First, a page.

Buruli ulcer (BU) is a necrotising infection of skin and soft tissue caused by the bacterium Mycobacterium ulcerans and is the third most common mycobacterial disease worldwide after tuberculosis and leprosy. It mainly affects children living in rural and remote regions of Africa but is endemic in 33 countries, including South and Central America, Asia and Australasia. The prevalence of BU is increased in people infected with HIV infection (63, 64) and it has been reported in travellers to endemic areas (65). The mode of transmission to humans remains unknown but it may be via skin contact with contaminated soils or water, or the bite of a vector like a mosquito or water-bug (66, 67).
The classic lesion is a painless ulcer, usually on the limbs, which slowly progresses. However non-ulcerative forms can occur that include papules, nodules, plaques and aggressive oedematous lesions that present as cellulitis (68). Patients with HIV infection have more severe lesions with an increased incidence of multiple and non-ulcerative lesions. There also appears to be an increased mortality in HIV-infected patients with BU (64, 69). The incubation period is estimated on average to be 4-5 months (70).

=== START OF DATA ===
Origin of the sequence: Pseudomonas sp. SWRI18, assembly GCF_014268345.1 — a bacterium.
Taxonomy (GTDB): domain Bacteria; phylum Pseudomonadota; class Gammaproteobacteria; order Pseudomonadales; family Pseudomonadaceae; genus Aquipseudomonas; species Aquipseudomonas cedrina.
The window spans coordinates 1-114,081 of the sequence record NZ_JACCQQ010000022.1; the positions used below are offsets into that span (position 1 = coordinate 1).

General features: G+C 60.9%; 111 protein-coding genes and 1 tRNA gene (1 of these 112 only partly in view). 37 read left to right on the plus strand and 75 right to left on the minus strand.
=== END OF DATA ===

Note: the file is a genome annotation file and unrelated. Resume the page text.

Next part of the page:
Diagnosis is best made by performing an IS2404 PCR of lesion fluid or tissue, although biopsy specimens can be examined for acid-fast bacilli and sent for mycobacterial cultures (71).
Combination antibiotic therapy for BU should be commenced before starting ART and given for 8 weeks duration. The recommended combination is rifampicin (10mg/kg daily up to 600mg) plus clarithromycin (7.5 mg/kg twice daily up to 600mg), although due to drug interactions this regimen should be used with caution when used with efavirenz. An alternative regimen is rifampicin plus moxifloxacin (400mg once daily). Rapid ART initiation (preferably within 2 weeks) for those not on ART is recommended to all BU–HIV coinfected patients, regardless of clinical stage and CD4+ T cell count (72).